Blind Pig and the Acorn: The Devil went Back to Georgia

The Devil went BACK to Georgia

 written by Keith Jones - Mountain Storyteller

Devil went back to Georgia.png

Most folks have heard the song “The Devil Went Down to Georgia” by the Charlie Daniels Band. You may not know that the song was written by members of the band: Vassar Clements, Charlie Daniels, Tom Crain, “Taz” DiGregorio, Fred Edwards, Charles Hayward, and James W. Marshall.

Toward the end of the song, Johnny says, “Now Devil, just come on back if you ever want to try again, ‘cause I’ve told you once, you son of a <bleep!> that I’m the best that’s ever been!” (Well, he said that on the broadcast version of the song. There’s no <bleep!> in the album version!)

            As broadcaster Paul Harvey used to say, this is the rest of the story…

Time is a grindstone, and lives are its grist. After Johnny won the contest with the Devil, there was still a living to be made. No matter how many Saturday night dances and play-parties Johnny fiddled for, there was never enough cash money in it to make a real living. Sure, he was famous far and wide as “that fiddlin’ boy from up in the hickory woods.” That didn’t keep Johnny from having to plow a mule, cut tops and pull fodder, and put up hay for his scrawny livestock.

No, Johnny never prospered as a farmer, he just hung on…barely. Maybe it was that fiddle of gold. The Devil’s prizes never come without a price, and that fiddle seemed to bring blighted corn, swarms of grasshoppers, and late or early frosts at just the wrong times.

Johnny finally made the long trek to the nearest town that had a pawn shop, but the broker took one look at the fiddle and said, “Gold, huh? Whoever told you that was a tee-total liar. Sure it’s got a thin—a very thin—coat of gold plating, but the fiddle itself is made out of brass. It won’t play worth a toot, and it’s not even worth melting down.” Johnny trudged home, disappointed once again. On the way, a thunderstorm broke, pelting him with hail. When he got home, his wheat crop was beaten to the ground.

Johnny’s life wasn’t all terrible. There was Mary. Daughter of the local hardshell Baptist preacher, he had a hard time courting her, for her Daddy was of the persuasion that a good person was one who didn’t “smoke, drink, cuss, nor chew, nor run around with women that do!” Johnny made the great effort to quit smoking and chewing, and his cussing was reserved for work times far away from anyone else when his stubborn old mule wouldn’t respond to anything else. He’d never been a skirt-chaser, in spite of lots of girls swooning and swanning over his fiddle playing. Drinking he never totally gave up, but he limited it enough so that finally he was able to marry his beautiful Mary. After a few years they had a houseful of kids. It was a good thing that Mary knew how to sew, otherwise those kids would have run around the woods naked.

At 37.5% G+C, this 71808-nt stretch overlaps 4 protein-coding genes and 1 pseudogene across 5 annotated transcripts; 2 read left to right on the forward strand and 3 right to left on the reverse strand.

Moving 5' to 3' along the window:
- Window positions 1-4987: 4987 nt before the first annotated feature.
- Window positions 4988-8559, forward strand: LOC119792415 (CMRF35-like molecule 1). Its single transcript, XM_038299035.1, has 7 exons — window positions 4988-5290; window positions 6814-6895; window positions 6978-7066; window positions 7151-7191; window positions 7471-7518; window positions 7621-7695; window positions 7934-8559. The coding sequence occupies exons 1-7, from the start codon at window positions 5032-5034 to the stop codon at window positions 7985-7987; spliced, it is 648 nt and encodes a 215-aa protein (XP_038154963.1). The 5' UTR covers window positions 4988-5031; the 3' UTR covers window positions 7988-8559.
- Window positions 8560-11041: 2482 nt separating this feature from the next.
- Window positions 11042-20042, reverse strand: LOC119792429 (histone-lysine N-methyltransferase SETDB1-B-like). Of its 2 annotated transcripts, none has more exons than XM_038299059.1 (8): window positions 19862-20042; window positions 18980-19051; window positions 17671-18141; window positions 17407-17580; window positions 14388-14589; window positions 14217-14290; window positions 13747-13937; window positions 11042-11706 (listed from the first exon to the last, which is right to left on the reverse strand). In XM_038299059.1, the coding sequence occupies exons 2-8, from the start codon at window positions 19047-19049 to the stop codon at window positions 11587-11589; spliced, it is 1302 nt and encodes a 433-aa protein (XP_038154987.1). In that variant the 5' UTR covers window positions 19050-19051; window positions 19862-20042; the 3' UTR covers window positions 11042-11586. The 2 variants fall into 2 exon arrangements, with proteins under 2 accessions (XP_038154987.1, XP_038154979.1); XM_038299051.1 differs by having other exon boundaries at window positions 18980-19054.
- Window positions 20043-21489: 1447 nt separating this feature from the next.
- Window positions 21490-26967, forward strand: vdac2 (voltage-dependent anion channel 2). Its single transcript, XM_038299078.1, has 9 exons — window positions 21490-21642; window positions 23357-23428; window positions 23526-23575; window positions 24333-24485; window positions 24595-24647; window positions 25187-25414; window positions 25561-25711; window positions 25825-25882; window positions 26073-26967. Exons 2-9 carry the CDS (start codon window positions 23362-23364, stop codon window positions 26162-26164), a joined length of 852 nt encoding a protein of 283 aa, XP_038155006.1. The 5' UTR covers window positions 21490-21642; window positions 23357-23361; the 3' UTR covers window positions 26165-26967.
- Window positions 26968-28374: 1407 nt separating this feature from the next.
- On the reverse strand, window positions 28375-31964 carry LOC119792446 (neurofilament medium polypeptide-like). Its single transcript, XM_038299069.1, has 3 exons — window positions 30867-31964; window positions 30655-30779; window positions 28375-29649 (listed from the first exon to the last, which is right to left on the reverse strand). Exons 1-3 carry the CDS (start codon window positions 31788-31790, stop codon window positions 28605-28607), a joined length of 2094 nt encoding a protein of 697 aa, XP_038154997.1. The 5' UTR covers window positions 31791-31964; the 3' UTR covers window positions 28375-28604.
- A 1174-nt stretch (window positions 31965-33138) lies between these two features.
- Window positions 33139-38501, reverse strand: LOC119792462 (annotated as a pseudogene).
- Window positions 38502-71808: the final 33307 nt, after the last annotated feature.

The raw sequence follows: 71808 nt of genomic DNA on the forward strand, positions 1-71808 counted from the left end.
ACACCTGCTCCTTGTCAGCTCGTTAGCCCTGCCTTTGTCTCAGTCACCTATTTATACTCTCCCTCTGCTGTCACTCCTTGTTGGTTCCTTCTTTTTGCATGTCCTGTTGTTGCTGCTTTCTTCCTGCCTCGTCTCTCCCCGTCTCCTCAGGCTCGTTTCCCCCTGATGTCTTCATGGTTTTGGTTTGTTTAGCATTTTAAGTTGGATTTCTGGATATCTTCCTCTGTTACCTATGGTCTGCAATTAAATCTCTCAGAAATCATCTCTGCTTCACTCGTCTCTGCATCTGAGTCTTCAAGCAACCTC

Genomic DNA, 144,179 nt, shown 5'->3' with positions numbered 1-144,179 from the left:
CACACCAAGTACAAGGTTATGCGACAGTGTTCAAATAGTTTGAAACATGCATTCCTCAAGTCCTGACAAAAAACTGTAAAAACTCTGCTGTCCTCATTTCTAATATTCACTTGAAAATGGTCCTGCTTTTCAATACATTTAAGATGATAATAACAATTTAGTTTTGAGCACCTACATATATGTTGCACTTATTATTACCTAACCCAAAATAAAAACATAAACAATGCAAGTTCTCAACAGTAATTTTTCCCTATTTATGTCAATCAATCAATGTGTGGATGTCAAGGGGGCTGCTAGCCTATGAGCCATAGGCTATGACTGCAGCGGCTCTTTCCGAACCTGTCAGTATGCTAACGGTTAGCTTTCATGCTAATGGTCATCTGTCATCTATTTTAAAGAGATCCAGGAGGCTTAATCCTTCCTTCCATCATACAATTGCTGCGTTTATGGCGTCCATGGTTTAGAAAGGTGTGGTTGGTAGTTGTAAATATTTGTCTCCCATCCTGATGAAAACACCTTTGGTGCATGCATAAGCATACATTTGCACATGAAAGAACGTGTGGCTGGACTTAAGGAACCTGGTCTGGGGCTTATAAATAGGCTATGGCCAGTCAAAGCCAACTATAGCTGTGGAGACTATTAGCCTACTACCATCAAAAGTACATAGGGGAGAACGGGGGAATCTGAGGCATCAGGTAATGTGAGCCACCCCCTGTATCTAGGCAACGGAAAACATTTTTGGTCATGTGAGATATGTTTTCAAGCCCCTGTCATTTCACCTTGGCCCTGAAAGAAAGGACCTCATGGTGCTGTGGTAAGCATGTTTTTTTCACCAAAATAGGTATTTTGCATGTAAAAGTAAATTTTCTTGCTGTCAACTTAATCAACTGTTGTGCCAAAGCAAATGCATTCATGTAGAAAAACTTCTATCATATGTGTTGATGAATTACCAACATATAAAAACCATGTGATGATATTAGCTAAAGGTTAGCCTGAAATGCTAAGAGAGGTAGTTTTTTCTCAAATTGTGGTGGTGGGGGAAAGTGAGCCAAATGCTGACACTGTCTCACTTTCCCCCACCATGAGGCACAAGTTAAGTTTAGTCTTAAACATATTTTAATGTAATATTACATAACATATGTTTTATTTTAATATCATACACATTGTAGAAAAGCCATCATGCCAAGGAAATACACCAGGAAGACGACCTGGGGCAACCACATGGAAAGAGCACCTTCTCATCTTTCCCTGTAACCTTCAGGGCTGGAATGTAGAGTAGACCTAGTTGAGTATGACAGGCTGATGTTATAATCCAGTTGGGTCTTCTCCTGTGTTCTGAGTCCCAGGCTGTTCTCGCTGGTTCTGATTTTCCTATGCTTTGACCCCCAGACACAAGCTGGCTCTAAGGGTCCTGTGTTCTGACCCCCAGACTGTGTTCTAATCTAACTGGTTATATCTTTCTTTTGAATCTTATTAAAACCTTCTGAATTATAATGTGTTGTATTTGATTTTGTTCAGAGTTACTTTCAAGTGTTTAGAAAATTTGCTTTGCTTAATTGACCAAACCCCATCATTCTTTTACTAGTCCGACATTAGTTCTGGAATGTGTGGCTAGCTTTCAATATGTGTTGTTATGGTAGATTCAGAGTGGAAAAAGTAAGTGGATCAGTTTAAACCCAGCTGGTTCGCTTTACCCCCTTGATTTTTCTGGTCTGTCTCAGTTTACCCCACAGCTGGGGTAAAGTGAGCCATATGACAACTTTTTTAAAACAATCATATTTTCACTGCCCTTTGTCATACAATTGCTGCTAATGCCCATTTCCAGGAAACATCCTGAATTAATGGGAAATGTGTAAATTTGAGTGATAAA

Johnny was a better man because of Mary, but his ‘reform’ only went so far. He’d still go off on Fridays or Saturdays and play his fiddle for barn dances, box suppers, and the like. He’d come dragging in of a Sunday morning, just in time for Mary to sigh, “Oh Johnny!” with a shake of her head. But he’d hitch up the wagon and haul Mary and the kids to his daddy-in-law’s church. Never went in himself, mind you, but he’d pull to the edge of the church yard, or up the hill into the old cemetery where the mule could graze a bit, and where he could half-doze himself. Of course in those pre-air-conditioning days, Johnny couldn’t help but get a pretty big dose of the ‘old-time religion’ with the windows of the little white church house opened wide to snare any passing breeze.

Like I said before, time is a grindstone, and lives are its grist. Before he could reckon how it had happened, all the kids were grown up and had moved off in search of jobs. They’d come home at Thanksgiving, or Christmas, or sometimes for vacation time in the summer (but usually at lay-by time, Johnny noted grimly, not when heavy work was needed.) Finally the worst day of Johnny’s life came. Mary died on him.

Neighbors brought a bait of food, and they laid her to rest in the cemetery’s new part, since her daddy’s square was full of other family graves. Johnny was bothered a bit by that, since two of their babies who’d not lived to be toddlers were buried near the old preacher and his wife. It chaffed him that they weren’t near their momma, but nothing could be done.

In a day or two, the children and grandkids and neighbors went back to their lives. Johnny went back to his broken-down farm and his empty house. He noticed that now arthritis had swollen his hands so badly that it hurt to even play the fiddle—not that his heart was really into fiddling anymore. His back was bent from years of hard labor…and so the Devil picked that moment to come back.